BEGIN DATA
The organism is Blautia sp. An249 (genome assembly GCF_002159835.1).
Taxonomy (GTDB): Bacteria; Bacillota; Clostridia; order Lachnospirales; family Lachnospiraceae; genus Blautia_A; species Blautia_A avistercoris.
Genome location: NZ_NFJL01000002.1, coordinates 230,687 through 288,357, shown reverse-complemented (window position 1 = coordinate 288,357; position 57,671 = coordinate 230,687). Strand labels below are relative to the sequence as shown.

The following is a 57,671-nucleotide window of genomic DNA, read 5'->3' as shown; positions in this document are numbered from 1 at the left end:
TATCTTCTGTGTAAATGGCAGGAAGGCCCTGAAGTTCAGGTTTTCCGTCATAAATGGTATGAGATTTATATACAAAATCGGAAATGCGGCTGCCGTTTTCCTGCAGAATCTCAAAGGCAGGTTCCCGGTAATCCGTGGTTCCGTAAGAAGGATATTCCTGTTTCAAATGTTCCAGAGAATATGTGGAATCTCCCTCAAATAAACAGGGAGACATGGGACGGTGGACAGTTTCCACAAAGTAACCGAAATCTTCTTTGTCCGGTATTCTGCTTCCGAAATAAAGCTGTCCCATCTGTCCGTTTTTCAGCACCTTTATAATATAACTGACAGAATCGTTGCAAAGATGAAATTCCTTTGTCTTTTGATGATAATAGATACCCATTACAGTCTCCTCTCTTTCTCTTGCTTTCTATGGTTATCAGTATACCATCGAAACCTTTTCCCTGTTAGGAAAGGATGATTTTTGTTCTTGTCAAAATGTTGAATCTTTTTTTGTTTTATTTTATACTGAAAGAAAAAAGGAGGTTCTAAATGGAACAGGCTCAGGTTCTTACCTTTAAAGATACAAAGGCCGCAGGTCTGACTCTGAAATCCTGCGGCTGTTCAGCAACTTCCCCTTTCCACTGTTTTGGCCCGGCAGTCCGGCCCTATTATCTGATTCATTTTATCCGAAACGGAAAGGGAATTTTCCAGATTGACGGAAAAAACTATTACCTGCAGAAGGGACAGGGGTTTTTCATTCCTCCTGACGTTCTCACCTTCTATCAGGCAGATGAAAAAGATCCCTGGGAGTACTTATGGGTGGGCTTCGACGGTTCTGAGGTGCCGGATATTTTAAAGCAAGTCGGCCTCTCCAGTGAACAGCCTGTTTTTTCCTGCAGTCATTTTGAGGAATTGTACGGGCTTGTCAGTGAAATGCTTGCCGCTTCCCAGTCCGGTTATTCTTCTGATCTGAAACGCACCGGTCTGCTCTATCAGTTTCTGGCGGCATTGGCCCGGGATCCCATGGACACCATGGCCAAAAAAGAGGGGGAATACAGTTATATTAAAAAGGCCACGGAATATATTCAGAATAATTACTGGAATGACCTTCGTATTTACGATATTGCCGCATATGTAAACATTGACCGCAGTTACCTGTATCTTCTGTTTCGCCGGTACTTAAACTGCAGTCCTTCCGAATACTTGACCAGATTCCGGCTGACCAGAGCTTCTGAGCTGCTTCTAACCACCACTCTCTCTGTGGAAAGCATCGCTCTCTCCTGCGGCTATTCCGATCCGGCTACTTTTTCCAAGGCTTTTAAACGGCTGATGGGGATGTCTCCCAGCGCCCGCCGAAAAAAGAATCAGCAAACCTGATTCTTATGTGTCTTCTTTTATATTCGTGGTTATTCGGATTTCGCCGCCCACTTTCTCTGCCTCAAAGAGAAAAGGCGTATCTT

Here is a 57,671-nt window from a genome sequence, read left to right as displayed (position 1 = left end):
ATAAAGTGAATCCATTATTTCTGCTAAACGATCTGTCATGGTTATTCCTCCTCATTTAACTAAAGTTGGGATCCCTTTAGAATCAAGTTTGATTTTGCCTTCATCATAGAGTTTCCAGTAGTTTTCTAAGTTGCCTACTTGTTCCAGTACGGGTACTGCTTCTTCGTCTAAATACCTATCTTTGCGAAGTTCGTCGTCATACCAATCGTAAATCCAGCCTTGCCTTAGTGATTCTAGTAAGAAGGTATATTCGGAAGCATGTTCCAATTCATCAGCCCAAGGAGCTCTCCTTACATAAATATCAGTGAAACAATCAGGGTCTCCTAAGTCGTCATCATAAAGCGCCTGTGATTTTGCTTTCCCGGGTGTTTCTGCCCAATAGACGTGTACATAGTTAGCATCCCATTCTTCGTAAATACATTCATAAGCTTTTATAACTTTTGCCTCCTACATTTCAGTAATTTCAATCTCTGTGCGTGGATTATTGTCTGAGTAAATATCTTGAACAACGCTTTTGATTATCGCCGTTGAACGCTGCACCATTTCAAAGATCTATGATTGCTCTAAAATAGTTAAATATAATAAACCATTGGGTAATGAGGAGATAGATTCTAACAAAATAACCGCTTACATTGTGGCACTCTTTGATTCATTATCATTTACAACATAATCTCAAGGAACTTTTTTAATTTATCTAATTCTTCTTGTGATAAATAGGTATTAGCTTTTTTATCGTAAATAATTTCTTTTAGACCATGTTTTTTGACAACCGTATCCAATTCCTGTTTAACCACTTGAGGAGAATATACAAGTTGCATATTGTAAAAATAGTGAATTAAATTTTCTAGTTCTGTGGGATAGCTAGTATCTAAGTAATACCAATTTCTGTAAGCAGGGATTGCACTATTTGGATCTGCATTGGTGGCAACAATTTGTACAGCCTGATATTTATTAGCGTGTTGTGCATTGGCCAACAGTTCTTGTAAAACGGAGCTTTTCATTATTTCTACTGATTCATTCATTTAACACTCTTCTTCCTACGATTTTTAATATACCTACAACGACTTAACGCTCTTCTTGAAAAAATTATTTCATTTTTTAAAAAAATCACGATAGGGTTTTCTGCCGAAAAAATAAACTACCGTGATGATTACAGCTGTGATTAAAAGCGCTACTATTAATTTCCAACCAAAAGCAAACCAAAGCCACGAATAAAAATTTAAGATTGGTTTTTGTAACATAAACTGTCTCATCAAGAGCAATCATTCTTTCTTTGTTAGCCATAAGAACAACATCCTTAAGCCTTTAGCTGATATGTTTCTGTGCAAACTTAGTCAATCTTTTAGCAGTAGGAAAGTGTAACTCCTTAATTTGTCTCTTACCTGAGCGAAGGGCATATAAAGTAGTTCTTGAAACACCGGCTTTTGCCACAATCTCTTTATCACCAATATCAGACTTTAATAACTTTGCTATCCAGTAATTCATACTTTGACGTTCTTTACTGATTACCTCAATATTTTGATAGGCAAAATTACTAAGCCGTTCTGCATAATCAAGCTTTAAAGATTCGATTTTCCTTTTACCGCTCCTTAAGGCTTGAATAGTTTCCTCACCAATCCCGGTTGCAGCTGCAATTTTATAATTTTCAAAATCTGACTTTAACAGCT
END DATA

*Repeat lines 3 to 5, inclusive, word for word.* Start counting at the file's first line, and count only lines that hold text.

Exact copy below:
Genome location: NZ_NFJL01000002.1, coordinates 230,687 through 288,357, shown reverse-complemented (window position 1 = coordinate 288,357; position 57,671 = coordinate 230,687). Strand labels below are relative to the sequence as shown.

The following is a 57,671-nucleotide window of genomic DNA, read 5'->3' as shown; positions in this document are numbered from 1 at the left end:
TATCTTCTGTGTAAATGGCAGGAAGGCCCTGAAGTTCAGGTTTTCCGTCATAAATGGTATGAGATTTATATACAAAATCGGAAATGCGGCTGCCGTTTTCCTGCAGAATCTCAAAGGCAGGTTCCCGGTAATCCGTGGTTCCGTAAGAAGGATATTCCTGTTTCAAATGTTCCAGAGAATATGTGGAATCTCCCTCAAATAAACAGGGAGACATGGGACGGTGGACAGTTTCCACAAAGTAACCGAAATCTTCTTTGTCCGGTATTCTGCTTCCGAAATAAAGCTGTCCCATCTGTCCGTTTTTCAGCACCTTTATAATATAACTGACAGAATCGTTGCAAAGATGAAATTCCTTTGTCTTTTGATGATAATAGATACCCATTACAGTCTCCTCTCTTTCTCTTGCTTTCTATGGTTATCAGTATACCATCGAAACCTTTTCCCTGTTAGGAAAGGATGATTTTTGTTCTTGTCAAAATGTTGAATCTTTTTTTGTTTTATTTTATACTGAAAGAAAAAAGGAGGTTCTAAATGGAACAGGCTCAGGTTCTTACCTTTAAAGATACAAAGGCCGCAGGTCTGACTCTGAAATCCTGCGGCTGTTCAGCAACTTCCCCTTTCCACTGTTTTGGCCCGGCAGTCCGGCCCTATTATCTGATTCATTTTATCCGAAACGGAAAGGGAATTTTCCAGATTGACGGAAAAAACTATTACCTGCAGAAGGGACAGGGGTTTTTCATTCCTCCTGACGTTCTCACCTTCTATCAGGCAGATGAAAAAGATCCCTGGGAGTACTTATGGGTGGGCTTCGACGGTTCTGAGGTGCCGGATATTTTAAAGCAAGTCGGCCTCTCCAGTGAACAGCCTGTTTTTTCCTGCAGTCATTTTGAGGAATTGTACGGGCTTGTCAGTGAAATGCTTGCCGCTTCCCAGTCCGGTTATTCTTCTGATCTGAAACGCACCGGTCTGCTCTATCAGTTTCTGGCGGCATTGGCCCGGGATCCCATGGACACCATGGCCAAAAAAGAGGGGGAATACAGTTATATTAAAAAGGCCACGGAATATATTCAGAATAATTACTGGAATGACCTTCGTATTTACGATATTGCCGCATATGTAAACATTGACCGCAGTTACCTGTATCTTCTGTTTCGCCGGTACTTAAACTGCAGTCCTTCCGAATACTTGACCAGATTCCGGCTGACCAGAGCTTCTGAGCTGCTTCTAACCACCACTCTCTCTGTGGAAAGCATCGCTCTCTCCTGCGGCTATTCCGATCCGGCTACTTTTTCCAAGGCTTTTAAACGGCTGATGGGGATGTCTCCCAGCGCCCGCCGAAAAAAGAATCAGCAAACCTGATTCTTATGTGTCTTCTTTTATATTCGTGGTTATTCGGATTTCGCCGCCCACTTTCTCTGCCTCAAAGAGAAAAGGCGTATCTT